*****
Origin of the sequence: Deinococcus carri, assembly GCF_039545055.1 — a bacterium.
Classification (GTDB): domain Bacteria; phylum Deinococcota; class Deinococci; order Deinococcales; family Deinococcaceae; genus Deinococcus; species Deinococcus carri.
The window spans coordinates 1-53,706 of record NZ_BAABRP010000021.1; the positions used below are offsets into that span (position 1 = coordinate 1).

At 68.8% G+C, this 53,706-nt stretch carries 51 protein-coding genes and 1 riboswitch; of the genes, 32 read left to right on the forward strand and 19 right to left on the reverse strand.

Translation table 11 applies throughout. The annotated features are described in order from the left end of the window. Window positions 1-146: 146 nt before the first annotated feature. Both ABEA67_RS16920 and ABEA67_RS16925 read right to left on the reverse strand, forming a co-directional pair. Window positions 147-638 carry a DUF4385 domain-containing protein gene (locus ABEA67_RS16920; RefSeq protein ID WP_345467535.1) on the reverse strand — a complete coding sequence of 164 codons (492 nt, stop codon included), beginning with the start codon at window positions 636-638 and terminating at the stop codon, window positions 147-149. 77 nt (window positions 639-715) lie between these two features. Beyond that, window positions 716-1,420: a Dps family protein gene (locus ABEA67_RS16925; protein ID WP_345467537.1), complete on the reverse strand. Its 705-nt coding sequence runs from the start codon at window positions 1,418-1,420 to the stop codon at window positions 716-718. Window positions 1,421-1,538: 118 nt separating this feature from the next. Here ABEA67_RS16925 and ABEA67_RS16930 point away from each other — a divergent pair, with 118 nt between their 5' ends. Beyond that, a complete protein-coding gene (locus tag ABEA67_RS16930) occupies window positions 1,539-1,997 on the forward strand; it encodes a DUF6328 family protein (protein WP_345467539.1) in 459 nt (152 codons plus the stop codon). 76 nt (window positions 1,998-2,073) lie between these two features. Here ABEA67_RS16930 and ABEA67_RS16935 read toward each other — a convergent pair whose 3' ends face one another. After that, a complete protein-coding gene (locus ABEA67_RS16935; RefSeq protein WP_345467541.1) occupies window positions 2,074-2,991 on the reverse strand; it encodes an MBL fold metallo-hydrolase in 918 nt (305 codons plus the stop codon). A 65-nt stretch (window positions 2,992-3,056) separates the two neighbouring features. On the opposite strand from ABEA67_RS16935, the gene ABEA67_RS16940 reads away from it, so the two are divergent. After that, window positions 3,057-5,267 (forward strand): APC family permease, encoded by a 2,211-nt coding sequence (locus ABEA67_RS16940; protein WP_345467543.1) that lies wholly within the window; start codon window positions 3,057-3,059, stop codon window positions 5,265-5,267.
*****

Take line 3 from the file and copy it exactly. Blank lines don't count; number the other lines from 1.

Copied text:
The window spans coordinates 1-53,706 of record NZ_BAABRP010000021.1; the positions used below are offsets into that span (position 1 = coordinate 1).